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As far as Hisashi Takimoto is concerned, the secret is in the soup.
"If you are sick, you should eat miso soup," he says. "If you smoke or drink too much, you should eat miso soup. If you are having female problems, you should eat miso soup. Really, there is no time you should not be eating miso soup."
Takimoto can be forgiven for being a bit obsessed with miso soup. Although he's best-known as Taki, owner of Taki's(341 East Colfax Avenue), a favorite haunt of Japanese rice-bowl fans as well as down-and-out folks in need of any cheap meal, he's also spent the past four years perfecting a recipe for miso soup. An all-natural, pre-packaged, flavored soup with no preservatives and no MSG, Taki's Ginger Miso is a just-add-hot-water concoction that could revolutionize miso soup -- not just in this country, but in Takimoto's native Japan.
"Japanese people have always eaten their miso soup very plain, with nothing added to it," explains Takimoto, who moved to this country in 1975. "But they are also very concerned about being healthy. The miso that is available over there is full of preservatives and MSG, and it doesn't have any of the ginger and garlic that's in my miso. My goal was to come up with a product that would be very healthy, very pure, but would still taste good and have a long shelf life. It took me a little while, though."
Taki's (then known as Golden Bowl and located across the street from its current location) served its first bowl of ginger miso soup in 1990. To cure ailing employee Joe De Witt, co-worker Homare Ikeda -- who went on to become one of Denver's better-known artists -- whipped up a special batch of spicy miso soup full of ginger and garlic. "I felt better right away," remembers De Witt. "It had such a restorative quality, and I'm telling you, it helped me get over my cold faster and easier. There was just no question about it."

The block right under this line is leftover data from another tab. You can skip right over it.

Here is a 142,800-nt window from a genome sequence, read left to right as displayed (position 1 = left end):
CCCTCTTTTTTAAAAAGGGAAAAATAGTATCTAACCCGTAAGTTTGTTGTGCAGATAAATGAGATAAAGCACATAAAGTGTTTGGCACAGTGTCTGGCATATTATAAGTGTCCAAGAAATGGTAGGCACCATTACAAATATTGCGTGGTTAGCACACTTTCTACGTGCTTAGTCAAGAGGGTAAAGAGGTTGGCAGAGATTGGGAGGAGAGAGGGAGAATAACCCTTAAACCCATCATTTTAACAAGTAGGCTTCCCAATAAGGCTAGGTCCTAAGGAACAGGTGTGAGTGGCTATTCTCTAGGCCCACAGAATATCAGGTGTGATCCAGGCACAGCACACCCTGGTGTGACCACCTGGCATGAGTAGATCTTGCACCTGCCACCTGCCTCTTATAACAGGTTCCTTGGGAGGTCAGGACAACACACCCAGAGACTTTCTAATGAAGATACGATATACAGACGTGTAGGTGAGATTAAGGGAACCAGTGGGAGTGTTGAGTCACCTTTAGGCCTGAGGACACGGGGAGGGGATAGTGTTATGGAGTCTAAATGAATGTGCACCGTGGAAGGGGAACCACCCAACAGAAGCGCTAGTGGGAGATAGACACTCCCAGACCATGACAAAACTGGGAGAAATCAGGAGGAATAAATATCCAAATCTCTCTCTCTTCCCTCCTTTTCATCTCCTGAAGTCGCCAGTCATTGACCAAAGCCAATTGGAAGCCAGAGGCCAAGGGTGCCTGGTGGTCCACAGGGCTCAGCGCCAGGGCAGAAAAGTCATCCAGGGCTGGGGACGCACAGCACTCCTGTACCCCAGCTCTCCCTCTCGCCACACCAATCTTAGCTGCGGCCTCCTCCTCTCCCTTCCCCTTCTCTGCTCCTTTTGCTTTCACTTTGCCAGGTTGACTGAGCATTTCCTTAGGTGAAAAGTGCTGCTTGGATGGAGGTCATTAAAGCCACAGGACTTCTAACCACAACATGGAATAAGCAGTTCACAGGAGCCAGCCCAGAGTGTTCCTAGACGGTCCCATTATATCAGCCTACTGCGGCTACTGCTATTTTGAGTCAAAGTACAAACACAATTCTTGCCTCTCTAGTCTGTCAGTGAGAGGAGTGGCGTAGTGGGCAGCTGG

Denver diners embraced the ginger miso soup, and Taki's has billed it as "the flu shot in a bowl" ever since. But it wasn't until the mid-'90s, when the national media began reporting on medical studies that touted the healthful attributes of soybeans, that Takimoto began thinking about how he could offer the soup outside of the restaurant. "That's when I started working day and night on this," he says. "There were so many obstacles -- like how to have the balance of flavorings just right so that the soup paste would not go bad, and how to do it vegetarian. It was trial and error to come up with something that would taste good, ship and keep well, and appeal to many people."
Miso is a protein-rich paste made from boiled soybeans that have been puréed with wheat, barley (for red miso) or rice (for white miso), then injected with a yeast mold and fermented for anywhere from three to thirty months. Taki's Ginger Miso is a mix of red and white misos, with a green Hawaiian ginger added for its depth of flavor and relatively non-stringy texture.
Taki's employees say they've taste-tested enough miso soup to build up an immunity to anything. "It's a good thing I like it," says Kazuko Weidner, who, along with De Witt and Ikeda, is part of the team responsible for making the Ginger Miso a reality. "But I haven't been sick for a long time."
Recent studies indicate that soybeans have many healing qualities, including lowering blood cholesterol, preventing gallstones, regulating blood sugar, reducing cancer risk, relieving symptoms of menopause and enhancing the ability to conceive. "More than a hundred million Japanese people can't be wrong," laughs Takimoto.
As longtime Taki's customers know, Takimoto stays on top of soybean research. His restaurant features many of the items that GTB Group of Japan Inc., his wholesale food-distribution company, now offers wholesale, including fresh soybeans (edamame), panko breadcrumbs, shiitake mushrooms, pickled ginger, wasabi, nori and other dried seaweed. None of GTB's products contain MSG or preservatives.
Denver's Asian markets, grocery stores and upscale food stores, such as Wild Oats, have been eager to carry Taki's edamame and Ginger Miso, which retails for between $3.50 and $4.49 for eight ounces. "Because soybeans are such a big deal right now, we're really finding that we're filling a niche," De Witt says. "In fact, Colorado is number three in edamame sales in the country, and we're getting calls from all over the country to ship the pods out. And then they find out about the soup, and that's the next thing they want."
GTB currently is working out of a cramped space in the Denargo Market area, but Takimoto hopes to move into something a little more comfortable soon. "I'd like to be able to process as many soybean products as possible," he says. "The need for soybeans has really only just begun."
And Colorado farmers are doing their best to fill that need. "The strains of soybeans that we've been trying here haven't gone well," admits Jim Brendan, a farmer in Pueblo who's worked with the University of Colorado on soybean cultivation. "They came out tiny and chewy. But we've since discovered strains that are more tolerant of the drier conditions here, and I think we may be on to something." Next year, Brendan plans to turn over several hundred acres of his 1,200-acre farm to soybeans.